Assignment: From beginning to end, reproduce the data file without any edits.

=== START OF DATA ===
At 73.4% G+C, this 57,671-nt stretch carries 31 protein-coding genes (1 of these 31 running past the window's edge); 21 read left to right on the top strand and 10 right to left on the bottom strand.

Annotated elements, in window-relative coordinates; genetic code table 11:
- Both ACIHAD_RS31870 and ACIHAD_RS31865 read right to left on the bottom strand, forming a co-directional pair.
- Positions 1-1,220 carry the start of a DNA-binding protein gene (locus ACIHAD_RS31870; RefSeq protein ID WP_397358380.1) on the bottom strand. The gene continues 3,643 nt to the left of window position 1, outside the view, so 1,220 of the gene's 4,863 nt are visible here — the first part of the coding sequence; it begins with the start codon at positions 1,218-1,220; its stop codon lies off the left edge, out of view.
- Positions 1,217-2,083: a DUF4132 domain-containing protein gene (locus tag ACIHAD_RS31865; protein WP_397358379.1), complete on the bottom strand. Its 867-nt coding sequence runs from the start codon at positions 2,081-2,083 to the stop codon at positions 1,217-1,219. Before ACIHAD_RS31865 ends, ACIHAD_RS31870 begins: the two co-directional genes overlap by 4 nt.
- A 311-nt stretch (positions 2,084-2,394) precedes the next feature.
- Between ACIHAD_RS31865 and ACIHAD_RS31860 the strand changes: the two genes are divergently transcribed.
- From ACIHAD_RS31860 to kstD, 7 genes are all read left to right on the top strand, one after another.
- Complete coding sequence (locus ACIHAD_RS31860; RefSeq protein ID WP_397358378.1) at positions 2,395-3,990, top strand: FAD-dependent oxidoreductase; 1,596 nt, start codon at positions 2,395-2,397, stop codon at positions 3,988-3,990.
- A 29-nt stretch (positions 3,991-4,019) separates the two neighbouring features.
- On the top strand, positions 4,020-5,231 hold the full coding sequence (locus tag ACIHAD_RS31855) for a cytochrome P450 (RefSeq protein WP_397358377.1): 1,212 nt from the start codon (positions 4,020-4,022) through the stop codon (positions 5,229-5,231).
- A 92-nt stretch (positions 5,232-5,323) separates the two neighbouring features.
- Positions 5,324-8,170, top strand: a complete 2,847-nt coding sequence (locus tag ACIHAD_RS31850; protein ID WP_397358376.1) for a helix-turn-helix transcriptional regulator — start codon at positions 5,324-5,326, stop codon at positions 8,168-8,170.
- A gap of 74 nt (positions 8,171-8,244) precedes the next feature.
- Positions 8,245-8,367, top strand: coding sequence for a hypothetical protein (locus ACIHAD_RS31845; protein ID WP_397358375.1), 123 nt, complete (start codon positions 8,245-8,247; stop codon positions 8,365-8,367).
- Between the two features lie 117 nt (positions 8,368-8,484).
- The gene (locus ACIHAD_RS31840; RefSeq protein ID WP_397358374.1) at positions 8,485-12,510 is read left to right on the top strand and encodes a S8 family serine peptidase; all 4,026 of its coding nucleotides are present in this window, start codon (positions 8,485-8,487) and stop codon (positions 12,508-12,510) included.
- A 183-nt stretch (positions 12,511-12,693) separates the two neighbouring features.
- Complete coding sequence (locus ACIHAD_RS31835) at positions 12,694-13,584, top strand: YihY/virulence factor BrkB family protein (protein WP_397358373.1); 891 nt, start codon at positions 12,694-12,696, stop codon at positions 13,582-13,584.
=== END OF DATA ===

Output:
At 73.4% G+C, this 57,671-nt stretch carries 31 protein-coding genes (1 of these 31 running past the window's edge); 21 read left to right on the top strand and 10 right to left on the bottom strand.

Annotated elements, in window-relative coordinates; genetic code table 11:
- Both ACIHAD_RS31870 and ACIHAD_RS31865 read right to left on the bottom strand, forming a co-directional pair.
- Positions 1-1,220 carry the start of a DNA-binding protein gene (locus ACIHAD_RS31870; RefSeq protein ID WP_397358380.1) on the bottom strand. The gene continues 3,643 nt to the left of window position 1, outside the view, so 1,220 of the gene's 4,863 nt are visible here — the first part of the coding sequence; it begins with the start codon at positions 1,218-1,220; its stop codon lies off the left edge, out of view.
- Positions 1,217-2,083: a DUF4132 domain-containing protein gene (locus tag ACIHAD_RS31865; protein WP_397358379.1), complete on the bottom strand. Its 867-nt coding sequence runs from the start codon at positions 2,081-2,083 to the stop codon at positions 1,217-1,219. Before ACIHAD_RS31865 ends, ACIHAD_RS31870 begins: the two co-directional genes overlap by 4 nt.
- A 311-nt stretch (positions 2,084-2,394) precedes the next feature.
- Between ACIHAD_RS31865 and ACIHAD_RS31860 the strand changes: the two genes are divergently transcribed.
- From ACIHAD_RS31860 to kstD, 7 genes are all read left to right on the top strand, one after another.
- Complete coding sequence (locus ACIHAD_RS31860; RefSeq protein ID WP_397358378.1) at positions 2,395-3,990, top strand: FAD-dependent oxidoreductase; 1,596 nt, start codon at positions 2,395-2,397, stop codon at positions 3,988-3,990.
- A 29-nt stretch (positions 3,991-4,019) separates the two neighbouring features.
- On the top strand, positions 4,020-5,231 hold the full coding sequence (locus tag ACIHAD_RS31855) for a cytochrome P450 (RefSeq protein WP_397358377.1): 1,212 nt from the start codon (positions 4,020-4,022) through the stop codon (positions 5,229-5,231).
- A 92-nt stretch (positions 5,232-5,323) separates the two neighbouring features.
- Positions 5,324-8,170, top strand: a complete 2,847-nt coding sequence (locus tag ACIHAD_RS31850; protein ID WP_397358376.1) for a helix-turn-helix transcriptional regulator — start codon at positions 5,324-5,326, stop codon at positions 8,168-8,170.
- A gap of 74 nt (positions 8,171-8,244) precedes the next feature.
- Positions 8,245-8,367, top strand: coding sequence for a hypothetical protein (locus ACIHAD_RS31845; protein ID WP_397358375.1), 123 nt, complete (start codon positions 8,245-8,247; stop codon positions 8,365-8,367).
- Between the two features lie 117 nt (positions 8,368-8,484).
- The gene (locus ACIHAD_RS31840; RefSeq protein ID WP_397358374.1) at positions 8,485-12,510 is read left to right on the top strand and encodes a S8 family serine peptidase; all 4,026 of its coding nucleotides are present in this window, start codon (positions 8,485-8,487) and stop codon (positions 12,508-12,510) included.
- A 183-nt stretch (positions 12,511-12,693) separates the two neighbouring features.
- Complete coding sequence (locus ACIHAD_RS31835) at positions 12,694-13,584, top strand: YihY/virulence factor BrkB family protein (protein WP_397358373.1); 891 nt, start codon at positions 12,694-12,696, stop codon at positions 13,582-13,584.